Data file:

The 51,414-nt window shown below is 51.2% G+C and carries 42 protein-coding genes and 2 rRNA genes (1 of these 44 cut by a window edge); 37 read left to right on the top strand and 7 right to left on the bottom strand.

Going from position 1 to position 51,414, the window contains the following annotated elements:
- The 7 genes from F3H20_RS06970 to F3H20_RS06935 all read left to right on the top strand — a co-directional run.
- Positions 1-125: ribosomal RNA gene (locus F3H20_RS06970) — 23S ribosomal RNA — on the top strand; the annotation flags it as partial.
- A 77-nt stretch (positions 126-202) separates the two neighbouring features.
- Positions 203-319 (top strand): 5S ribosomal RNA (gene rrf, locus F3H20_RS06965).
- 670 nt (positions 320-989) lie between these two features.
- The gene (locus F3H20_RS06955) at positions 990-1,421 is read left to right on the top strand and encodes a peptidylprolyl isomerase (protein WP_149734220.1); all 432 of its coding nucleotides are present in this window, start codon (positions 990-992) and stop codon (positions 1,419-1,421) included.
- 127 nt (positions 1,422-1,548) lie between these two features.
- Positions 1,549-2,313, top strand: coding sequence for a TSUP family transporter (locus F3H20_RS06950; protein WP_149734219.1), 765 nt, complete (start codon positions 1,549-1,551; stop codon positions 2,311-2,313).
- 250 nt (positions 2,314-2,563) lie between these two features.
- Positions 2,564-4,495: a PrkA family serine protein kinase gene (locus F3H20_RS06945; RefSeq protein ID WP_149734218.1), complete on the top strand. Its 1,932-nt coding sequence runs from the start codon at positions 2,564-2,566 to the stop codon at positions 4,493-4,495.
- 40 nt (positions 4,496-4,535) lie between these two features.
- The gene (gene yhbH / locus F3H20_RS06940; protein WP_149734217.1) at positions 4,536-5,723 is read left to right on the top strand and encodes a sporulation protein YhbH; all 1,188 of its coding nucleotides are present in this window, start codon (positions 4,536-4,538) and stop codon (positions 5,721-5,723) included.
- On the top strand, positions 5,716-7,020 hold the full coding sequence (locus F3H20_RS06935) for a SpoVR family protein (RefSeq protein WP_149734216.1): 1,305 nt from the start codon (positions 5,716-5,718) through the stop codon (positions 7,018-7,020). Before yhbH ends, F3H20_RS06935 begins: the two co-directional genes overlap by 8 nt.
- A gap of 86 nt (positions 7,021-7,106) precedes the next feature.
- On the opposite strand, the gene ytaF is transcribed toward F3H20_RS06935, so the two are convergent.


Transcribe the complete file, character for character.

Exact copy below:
The 51,414-nt window shown below is 51.2% G+C and carries 42 protein-coding genes and 2 rRNA genes (1 of these 44 cut by a window edge); 37 read left to right on the top strand and 7 right to left on the bottom strand.

Going from position 1 to position 51,414, the window contains the following annotated elements:
- The 7 genes from F3H20_RS06970 to F3H20_RS06935 all read left to right on the top strand — a co-directional run.
- Positions 1-125: ribosomal RNA gene (locus F3H20_RS06970) — 23S ribosomal RNA — on the top strand; the annotation flags it as partial.
- A 77-nt stretch (positions 126-202) separates the two neighbouring features.
- Positions 203-319 (top strand): 5S ribosomal RNA (gene rrf, locus F3H20_RS06965).
- 670 nt (positions 320-989) lie between these two features.
- The gene (locus F3H20_RS06955) at positions 990-1,421 is read left to right on the top strand and encodes a peptidylprolyl isomerase (protein WP_149734220.1); all 432 of its coding nucleotides are present in this window, start codon (positions 990-992) and stop codon (positions 1,419-1,421) included.
- 127 nt (positions 1,422-1,548) lie between these two features.
- Positions 1,549-2,313, top strand: coding sequence for a TSUP family transporter (locus F3H20_RS06950; protein WP_149734219.1), 765 nt, complete (start codon positions 1,549-1,551; stop codon positions 2,311-2,313).
- 250 nt (positions 2,314-2,563) lie between these two features.
- Positions 2,564-4,495: a PrkA family serine protein kinase gene (locus F3H20_RS06945; RefSeq protein ID WP_149734218.1), complete on the top strand. Its 1,932-nt coding sequence runs from the start codon at positions 2,564-2,566 to the stop codon at positions 4,493-4,495.
- 40 nt (positions 4,496-4,535) lie between these two features.
- The gene (gene yhbH / locus F3H20_RS06940; protein WP_149734217.1) at positions 4,536-5,723 is read left to right on the top strand and encodes a sporulation protein YhbH; all 1,188 of its coding nucleotides are present in this window, start codon (positions 4,536-4,538) and stop codon (positions 5,721-5,723) included.
- On the top strand, positions 5,716-7,020 hold the full coding sequence (locus F3H20_RS06935) for a SpoVR family protein (RefSeq protein WP_149734216.1): 1,305 nt from the start codon (positions 5,716-5,718) through the stop codon (positions 7,018-7,020). Before yhbH ends, F3H20_RS06935 begins: the two co-directional genes overlap by 8 nt.
- A gap of 86 nt (positions 7,021-7,106) precedes the next feature.
- On the opposite strand, the gene ytaF is transcribed toward F3H20_RS06935, so the two are convergent.